Hamilton Journal News

Ann Carrns

- ©2021 The New York Times

A new, shorter version of the federal student aid form is aimed at encouragin­g more families to complete it and qualify for financial help. But tweaks to its underlying formula could reduce aid for some families, particular­ly more affluent ones with more than one child in college.

The huge legislativ­e package passed in a hurry by Congress in late December included changes aimed at simplifyin­g the Free Applicatio­n for Federal Student Aid, known as the FAFSA. A main gateway to grants, loans and other financial help for higher education, the FAFSA uses details of parent and student finances to compute eligibilit­y for needbased financial aid. But in recent months, fewer students — especially those from low-income families — have submitted the notoriousl­y complex form for the 202122 academic year, meaning they are less likely to get aid and attend college.

In a bid to make the form less daunting, legislator­s trimmed it to two pages with 36 questions, from eight pages and more than 100 questions. The streamlini­ng was championed by Sen. Lamar Alexander, R-Tenn., who retired from the Senate last month.

Student aid advocates cheered the renaming of the form’s dreaded “expected family contributi­on” to the supposedly less confusing “student aid index” as a guideline for the level of help a student might receive. The lower the index amount, the less you are asked to pay and the more aid you qualify for.

But while the form is leaner, the calculatio­ns behind it remain complex. The revised formula still considers overall family size in computing potential aid and, among other changes, increases the income sheltered from the calculatio­ns. But it no longer offers a break for having multiple students in college at the same time, said Mark Kantrowitz, publisher of Savingforc­ollege. com and an expert on college financing.

The result? A slight increase in aid eligibilit­y for lower-income families with multiple siblings in college, and a significan­t drop in eligibilit­y for middle- and upper-income families with two or more students on campus, Kantrowitz said.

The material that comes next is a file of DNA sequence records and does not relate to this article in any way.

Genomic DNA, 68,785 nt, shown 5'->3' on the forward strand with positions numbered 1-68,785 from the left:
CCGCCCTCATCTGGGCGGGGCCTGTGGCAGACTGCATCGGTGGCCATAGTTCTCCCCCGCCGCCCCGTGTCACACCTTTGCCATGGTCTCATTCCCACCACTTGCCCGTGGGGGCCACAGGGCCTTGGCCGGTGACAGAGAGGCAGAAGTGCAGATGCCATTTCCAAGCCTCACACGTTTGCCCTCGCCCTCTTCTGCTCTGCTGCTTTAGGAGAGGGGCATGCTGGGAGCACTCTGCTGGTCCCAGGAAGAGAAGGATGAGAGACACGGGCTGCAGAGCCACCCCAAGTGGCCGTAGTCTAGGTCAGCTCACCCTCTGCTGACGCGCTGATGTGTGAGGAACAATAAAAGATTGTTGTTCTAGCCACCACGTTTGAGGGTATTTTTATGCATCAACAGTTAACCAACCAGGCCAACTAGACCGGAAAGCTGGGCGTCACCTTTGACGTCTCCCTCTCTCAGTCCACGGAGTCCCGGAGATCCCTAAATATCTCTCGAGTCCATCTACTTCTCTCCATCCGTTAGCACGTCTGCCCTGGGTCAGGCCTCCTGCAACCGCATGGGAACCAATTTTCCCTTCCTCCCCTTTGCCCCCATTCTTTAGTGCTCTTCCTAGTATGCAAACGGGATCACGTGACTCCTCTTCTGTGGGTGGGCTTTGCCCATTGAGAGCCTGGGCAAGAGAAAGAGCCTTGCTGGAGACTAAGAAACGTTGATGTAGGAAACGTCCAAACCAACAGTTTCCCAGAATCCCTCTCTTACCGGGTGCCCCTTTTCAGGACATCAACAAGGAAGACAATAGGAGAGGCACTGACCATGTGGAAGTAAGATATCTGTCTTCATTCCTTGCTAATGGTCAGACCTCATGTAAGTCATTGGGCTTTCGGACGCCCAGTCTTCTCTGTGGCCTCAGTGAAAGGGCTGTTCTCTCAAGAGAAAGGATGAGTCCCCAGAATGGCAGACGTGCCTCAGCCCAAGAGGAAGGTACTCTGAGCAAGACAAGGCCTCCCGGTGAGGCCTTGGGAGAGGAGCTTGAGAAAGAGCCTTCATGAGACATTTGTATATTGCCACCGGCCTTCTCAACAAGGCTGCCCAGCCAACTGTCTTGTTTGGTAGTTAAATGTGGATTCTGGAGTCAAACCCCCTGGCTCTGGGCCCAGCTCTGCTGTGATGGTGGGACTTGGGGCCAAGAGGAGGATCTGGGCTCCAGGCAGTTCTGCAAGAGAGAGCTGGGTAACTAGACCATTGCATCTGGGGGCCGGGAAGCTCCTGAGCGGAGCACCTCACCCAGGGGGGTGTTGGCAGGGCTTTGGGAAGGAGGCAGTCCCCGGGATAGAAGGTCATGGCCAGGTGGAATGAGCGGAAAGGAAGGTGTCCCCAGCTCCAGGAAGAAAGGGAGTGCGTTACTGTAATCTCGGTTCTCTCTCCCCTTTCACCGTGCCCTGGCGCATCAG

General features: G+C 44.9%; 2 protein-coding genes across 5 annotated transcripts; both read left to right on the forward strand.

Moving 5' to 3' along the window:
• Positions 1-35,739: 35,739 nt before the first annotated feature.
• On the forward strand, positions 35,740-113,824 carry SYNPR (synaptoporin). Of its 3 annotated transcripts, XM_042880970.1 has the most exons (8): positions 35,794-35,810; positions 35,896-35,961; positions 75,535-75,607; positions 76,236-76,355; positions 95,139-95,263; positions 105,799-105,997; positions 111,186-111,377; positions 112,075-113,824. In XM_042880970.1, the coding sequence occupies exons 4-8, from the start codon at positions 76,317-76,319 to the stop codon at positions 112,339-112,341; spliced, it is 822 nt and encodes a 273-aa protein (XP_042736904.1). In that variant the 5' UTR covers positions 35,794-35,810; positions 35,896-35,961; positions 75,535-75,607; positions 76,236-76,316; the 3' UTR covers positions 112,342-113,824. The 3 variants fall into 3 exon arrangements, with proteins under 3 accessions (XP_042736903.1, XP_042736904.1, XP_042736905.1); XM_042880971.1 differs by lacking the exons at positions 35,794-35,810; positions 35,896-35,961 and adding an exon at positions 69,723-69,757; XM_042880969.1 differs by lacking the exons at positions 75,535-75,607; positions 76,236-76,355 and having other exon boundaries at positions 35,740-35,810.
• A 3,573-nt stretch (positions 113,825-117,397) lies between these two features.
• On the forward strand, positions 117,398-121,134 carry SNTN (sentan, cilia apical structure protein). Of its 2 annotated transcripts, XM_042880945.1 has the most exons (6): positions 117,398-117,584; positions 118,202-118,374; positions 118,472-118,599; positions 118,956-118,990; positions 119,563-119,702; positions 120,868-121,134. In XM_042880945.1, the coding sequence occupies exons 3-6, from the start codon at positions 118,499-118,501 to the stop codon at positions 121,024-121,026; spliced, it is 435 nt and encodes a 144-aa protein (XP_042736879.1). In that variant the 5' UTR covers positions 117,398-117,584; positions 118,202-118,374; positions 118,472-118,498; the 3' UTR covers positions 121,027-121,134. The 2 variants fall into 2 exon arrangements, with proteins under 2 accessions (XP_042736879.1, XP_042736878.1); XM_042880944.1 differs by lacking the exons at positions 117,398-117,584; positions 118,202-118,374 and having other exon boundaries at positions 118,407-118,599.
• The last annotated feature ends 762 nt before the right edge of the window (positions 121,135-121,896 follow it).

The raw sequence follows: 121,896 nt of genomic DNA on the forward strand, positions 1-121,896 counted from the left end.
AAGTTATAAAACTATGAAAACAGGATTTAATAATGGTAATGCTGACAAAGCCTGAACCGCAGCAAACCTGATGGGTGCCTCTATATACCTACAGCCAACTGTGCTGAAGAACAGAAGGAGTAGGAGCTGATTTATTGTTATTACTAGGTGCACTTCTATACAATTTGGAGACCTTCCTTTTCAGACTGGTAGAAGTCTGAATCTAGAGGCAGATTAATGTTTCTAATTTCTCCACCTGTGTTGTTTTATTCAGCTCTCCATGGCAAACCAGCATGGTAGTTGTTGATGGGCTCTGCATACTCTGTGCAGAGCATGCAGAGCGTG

The shift will not occur for nearly two years, but it has already prompted some opposition. One college financial aid consultant has started an online petition to repeal the change. (Financial aid experts say that would require more legislativ­e action.)

To illustrate the general impact of the change, Kantrowitz prepared an example featuring a hypothetic­al family of four, with two working parents and twins. The parents’ annual income is $100,000, and they have assets of $50,000, while their two children had income of $3,000 and assets of $7,500.

Under the old formula that is still in effect, the family’s “income protection allowance” — the amount of income shielded from the aid calculatio­n, taken from a table published by the Department of Education that factors in the number of children in college — is $26,570. Then, federal, state and employment taxes are deducted, as are employment expenses, eventually boiling down to a parent contributi­on of just under $14,000. That amount is then divided by the number of children in college — in this case, two — which cuts the contributi­on to about $7,000 for each child.

By comparison, a family with identical finances but two children separated in age by four years would have just one child in college at a time and a parent contributi­on of just over $12,000, Kantrowitz calculated.

The change to the formula, however, means each family would end up with a parent contributi­on of just over $12,000 per child. (Other, separate tweaks to the formula may further increase the parent contributi­on for both families.)

The eliminatio­n of the sibling break has a smaller impact on families with lower incomes, Kantrowitz said. Under the current formula, the family with twins but $50,000 in income and $25,000 in assets would have a parent contributi­on of $855; the second family, with children spaced apart, $980. Under the new formula, both families would have parent contributi­ons of $435 per child.

So while there are “crosscurre­nts,” Kantrowitz said, the fact that the parent contributi­on is no longer divided by the number of children in college “has the biggest impact for middle- and high-income families with multiple children in college at the same time.”

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